< back to reviews list

Review

The Lion, the Witch and the Wardrobe by Irita Kutchmy, adapted from C.S.Lewis

Dramacube Productions

Hampton Hill Theatre - 03 January 2019

The Lion, the Witch and the Wardrobe  by Irita Kutchmy, adapted from C.S.Lewis

Winter Distillation of Delight

 

The Lion, the Witch and the Wardrobe


by Irita Kutchmy, adapted from C.S.Lewis


Dramacube Productions at Hampton Hill Theatre, until 23rd December

Review by Thomas Forsythe

 

Spiritual, magical, fantastical, The Lion, the Witch and the Wardrobe blends everything that impinges on the imagination of a child … and of an adult.  Dramacube’s Christmas family show inspires the imaginations of the young performers to create a seasonal delight.

 

The popularity C.S.Lewis’ Chronicles of Narnia has endured for seven decades.  The Lion, the Witch and the Wardrobe, the first in the series, as an allegory for redemption through the sacrifice of Christ, has a huge resonance at Christmas, but whatever their beliefs, Dramacube’s audience warmed to the story that was so touchingly told by the young actors.

 

The black and white set, by Christine Osborne, makes economical use of the Hampton Hill stage.  Simple and crisp, it has a precision suited to the wintery concept of Narnia, the land of mythical creatures that the White Witch has sequestered in snows a century deep, never to enjoy the respite of Christmas.   This is the Narnia that is entered by chance through the back of an old wardrobe by four children, siblings evacuated from wartime London to an old country house.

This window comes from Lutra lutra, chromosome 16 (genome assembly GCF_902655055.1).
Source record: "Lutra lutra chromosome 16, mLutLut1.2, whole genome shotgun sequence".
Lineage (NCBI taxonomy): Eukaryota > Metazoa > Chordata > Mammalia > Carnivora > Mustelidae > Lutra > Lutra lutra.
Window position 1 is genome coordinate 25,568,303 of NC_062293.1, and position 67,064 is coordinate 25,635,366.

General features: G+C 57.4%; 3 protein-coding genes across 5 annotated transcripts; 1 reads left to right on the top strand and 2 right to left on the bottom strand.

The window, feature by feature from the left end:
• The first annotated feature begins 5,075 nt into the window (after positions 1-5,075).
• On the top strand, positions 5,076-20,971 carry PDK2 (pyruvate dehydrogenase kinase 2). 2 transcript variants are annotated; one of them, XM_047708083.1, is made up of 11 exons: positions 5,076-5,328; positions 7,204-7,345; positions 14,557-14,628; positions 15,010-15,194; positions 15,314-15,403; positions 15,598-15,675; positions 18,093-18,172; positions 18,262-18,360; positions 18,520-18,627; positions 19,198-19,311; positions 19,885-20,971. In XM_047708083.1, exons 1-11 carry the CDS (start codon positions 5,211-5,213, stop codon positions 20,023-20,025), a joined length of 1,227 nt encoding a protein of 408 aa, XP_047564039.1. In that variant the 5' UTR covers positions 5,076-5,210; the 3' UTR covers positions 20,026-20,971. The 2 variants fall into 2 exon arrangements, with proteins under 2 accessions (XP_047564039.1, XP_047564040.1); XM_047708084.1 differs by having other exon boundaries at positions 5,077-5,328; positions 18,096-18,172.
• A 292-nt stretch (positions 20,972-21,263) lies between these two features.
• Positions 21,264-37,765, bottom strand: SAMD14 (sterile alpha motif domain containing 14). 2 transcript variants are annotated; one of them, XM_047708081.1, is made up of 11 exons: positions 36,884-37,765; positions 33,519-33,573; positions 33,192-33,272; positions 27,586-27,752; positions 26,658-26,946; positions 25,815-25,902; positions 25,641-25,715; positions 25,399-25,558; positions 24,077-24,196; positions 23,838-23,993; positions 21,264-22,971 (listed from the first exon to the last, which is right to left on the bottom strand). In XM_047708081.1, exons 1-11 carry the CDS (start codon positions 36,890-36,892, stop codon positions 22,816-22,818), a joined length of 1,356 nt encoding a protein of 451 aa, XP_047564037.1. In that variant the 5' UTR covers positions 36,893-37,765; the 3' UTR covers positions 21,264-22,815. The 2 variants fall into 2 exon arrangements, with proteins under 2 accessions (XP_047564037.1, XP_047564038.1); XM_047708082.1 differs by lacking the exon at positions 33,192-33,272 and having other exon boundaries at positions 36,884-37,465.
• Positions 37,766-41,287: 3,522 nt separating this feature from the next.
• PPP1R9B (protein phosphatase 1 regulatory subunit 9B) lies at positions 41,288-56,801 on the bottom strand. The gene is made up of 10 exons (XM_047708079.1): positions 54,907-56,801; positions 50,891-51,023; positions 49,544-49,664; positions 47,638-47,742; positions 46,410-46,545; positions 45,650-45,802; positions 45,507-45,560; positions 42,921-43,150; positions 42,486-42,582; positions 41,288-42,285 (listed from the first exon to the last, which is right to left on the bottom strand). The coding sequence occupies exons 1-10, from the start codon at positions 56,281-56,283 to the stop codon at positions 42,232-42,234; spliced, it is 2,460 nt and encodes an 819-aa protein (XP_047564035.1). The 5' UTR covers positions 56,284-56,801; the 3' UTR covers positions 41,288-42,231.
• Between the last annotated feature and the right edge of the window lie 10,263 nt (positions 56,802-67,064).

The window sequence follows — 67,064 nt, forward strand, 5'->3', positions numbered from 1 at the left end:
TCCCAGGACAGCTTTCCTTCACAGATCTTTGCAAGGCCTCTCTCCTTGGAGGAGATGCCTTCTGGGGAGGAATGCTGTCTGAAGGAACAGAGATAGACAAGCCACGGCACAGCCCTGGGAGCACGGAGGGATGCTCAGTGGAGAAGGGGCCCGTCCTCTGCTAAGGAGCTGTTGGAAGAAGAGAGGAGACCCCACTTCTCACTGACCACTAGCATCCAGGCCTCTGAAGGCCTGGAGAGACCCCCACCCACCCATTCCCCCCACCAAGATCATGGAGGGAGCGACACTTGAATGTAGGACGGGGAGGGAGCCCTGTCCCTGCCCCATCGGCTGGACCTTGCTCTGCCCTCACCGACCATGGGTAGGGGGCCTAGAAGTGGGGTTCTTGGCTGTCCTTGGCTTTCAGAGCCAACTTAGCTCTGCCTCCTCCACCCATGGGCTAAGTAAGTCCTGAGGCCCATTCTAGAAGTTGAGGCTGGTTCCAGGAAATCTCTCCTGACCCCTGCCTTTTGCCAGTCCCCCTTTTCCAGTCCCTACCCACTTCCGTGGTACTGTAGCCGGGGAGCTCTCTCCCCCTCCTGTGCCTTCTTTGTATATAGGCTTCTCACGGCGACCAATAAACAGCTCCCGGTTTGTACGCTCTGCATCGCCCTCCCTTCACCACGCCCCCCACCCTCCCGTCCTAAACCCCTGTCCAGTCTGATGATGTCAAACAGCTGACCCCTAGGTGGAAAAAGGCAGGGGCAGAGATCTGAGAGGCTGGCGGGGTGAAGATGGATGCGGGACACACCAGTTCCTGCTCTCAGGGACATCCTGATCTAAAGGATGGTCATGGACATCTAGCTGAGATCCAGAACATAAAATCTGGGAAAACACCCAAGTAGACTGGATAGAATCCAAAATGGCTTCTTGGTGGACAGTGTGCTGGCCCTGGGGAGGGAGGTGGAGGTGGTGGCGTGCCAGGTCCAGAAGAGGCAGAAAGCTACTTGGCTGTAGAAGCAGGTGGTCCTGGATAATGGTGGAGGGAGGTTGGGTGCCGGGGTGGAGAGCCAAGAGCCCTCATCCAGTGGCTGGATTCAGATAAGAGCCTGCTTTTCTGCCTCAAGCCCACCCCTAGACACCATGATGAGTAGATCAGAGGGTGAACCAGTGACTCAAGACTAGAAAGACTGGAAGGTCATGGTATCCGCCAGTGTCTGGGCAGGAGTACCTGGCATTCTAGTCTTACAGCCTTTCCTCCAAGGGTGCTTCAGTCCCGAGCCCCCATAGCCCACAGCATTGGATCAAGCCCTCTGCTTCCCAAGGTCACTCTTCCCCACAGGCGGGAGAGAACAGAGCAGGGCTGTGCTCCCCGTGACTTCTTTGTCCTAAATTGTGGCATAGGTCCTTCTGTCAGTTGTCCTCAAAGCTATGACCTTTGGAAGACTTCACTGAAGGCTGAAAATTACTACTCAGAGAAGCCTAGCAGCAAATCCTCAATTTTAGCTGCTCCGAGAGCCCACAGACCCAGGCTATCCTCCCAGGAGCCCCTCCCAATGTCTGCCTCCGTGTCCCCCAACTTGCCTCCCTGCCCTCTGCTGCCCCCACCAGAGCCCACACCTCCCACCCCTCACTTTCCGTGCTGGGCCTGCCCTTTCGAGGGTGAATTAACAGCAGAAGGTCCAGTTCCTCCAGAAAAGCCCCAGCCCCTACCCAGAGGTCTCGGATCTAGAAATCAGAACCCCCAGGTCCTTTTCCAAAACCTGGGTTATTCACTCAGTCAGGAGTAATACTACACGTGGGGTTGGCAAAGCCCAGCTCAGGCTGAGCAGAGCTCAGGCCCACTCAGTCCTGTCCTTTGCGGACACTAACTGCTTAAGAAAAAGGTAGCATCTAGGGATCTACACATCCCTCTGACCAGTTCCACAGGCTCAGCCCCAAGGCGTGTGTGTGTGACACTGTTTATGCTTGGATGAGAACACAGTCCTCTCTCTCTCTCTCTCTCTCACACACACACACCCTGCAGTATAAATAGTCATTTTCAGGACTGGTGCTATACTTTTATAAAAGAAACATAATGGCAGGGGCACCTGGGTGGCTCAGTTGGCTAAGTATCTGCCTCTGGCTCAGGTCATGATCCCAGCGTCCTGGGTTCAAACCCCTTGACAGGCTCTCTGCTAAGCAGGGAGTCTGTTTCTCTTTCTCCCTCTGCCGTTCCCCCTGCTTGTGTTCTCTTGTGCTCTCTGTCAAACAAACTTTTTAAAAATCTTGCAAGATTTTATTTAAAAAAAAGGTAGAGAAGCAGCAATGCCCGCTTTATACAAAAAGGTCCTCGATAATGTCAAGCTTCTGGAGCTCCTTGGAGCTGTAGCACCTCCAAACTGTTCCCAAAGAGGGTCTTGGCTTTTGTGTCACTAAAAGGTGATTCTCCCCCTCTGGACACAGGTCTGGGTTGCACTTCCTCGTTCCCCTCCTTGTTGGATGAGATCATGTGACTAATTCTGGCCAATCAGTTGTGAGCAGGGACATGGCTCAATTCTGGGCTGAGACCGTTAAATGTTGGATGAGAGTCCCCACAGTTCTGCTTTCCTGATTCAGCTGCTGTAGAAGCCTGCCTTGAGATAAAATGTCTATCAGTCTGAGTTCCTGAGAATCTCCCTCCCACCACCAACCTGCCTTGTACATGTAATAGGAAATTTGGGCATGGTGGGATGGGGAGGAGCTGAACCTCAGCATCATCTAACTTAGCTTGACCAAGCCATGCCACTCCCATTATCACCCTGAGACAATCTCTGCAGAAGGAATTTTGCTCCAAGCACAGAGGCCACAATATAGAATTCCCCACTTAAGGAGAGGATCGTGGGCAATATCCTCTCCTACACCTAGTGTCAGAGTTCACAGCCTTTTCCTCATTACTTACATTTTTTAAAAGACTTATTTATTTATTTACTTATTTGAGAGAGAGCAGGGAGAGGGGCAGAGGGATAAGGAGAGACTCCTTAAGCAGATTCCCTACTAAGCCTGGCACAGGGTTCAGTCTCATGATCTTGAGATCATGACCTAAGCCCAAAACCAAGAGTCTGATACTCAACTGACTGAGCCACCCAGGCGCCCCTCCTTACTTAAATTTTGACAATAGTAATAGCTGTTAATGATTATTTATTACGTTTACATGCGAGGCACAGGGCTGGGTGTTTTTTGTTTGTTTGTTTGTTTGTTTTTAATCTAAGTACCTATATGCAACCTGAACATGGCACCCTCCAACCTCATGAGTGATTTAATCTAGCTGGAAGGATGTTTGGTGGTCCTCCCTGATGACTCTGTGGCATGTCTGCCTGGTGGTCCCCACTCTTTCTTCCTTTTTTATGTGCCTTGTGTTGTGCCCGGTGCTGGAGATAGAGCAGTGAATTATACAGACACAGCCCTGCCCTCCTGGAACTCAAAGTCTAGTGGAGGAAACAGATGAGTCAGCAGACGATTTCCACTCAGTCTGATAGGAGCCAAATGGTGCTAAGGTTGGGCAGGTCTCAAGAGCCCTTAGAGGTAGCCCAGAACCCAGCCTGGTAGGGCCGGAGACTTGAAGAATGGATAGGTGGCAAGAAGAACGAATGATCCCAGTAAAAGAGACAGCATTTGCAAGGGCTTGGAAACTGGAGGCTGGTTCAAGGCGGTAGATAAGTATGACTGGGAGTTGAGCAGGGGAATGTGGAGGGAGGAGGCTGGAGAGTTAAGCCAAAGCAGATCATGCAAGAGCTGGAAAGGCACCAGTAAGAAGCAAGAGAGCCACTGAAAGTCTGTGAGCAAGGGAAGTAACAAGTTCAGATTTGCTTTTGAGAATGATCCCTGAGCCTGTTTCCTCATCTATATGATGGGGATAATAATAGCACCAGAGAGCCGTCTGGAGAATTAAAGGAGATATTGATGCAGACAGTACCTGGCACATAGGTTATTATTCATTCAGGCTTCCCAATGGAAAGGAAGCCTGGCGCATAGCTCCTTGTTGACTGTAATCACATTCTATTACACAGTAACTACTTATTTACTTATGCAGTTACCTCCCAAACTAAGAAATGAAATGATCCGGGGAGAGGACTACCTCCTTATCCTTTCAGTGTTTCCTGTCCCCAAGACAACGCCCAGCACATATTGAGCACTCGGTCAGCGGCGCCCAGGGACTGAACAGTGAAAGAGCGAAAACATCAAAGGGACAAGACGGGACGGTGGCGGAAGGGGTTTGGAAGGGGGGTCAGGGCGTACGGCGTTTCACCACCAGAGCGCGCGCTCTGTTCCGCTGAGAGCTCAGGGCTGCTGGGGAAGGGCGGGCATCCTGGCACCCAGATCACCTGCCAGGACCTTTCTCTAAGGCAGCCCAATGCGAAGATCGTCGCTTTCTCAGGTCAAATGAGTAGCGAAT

The youngest child, Lucy, is the first to discover the way into the land of Narnia.  Rosa Bruce-Ball gives an attractive interpretation of the innocent Lucy, lost in wonder in a strange world.  Her first encounter is with the kind-hearted Mr Tumnus, a talking faun, who befriends Lucy.   Monty Appleton’s pictures Tumnus as a reticent, diffident creature, but one who can trip a nice pas-de-deux with Lucy. 

 

Edmund, the next to enter Narnia, is seduced by the White Witch and becomes a quisling, betraying his siblings. Jake McGowan portrays Edmund with animated naughtiness, but streaked with spite in the thrall of the White Witch.  Daisy Allen is exceptional as the White Witch.  Powerful and commanding, she steps into the character with malevolent gusto (even showing a flash of “sleigh-rage” when a prop encumbers her preferred means of transportation) … …

 

Read Thomas Forsythe’s full review at www.markaspen.wordpress.com/2018/12/31/lion-witch-ward

 

Image courtesy of AnimalSake.

 


Winter Distillation of Delight The Lion, the Wit

back to top

What's on

Today

27

This month

May

Where

Arts Richmond Events

Launch of the poetry anthology 'Time'

In association with The Richmond Shakespeare Society

poetry anthology 'Time'

29 June 2019
more details >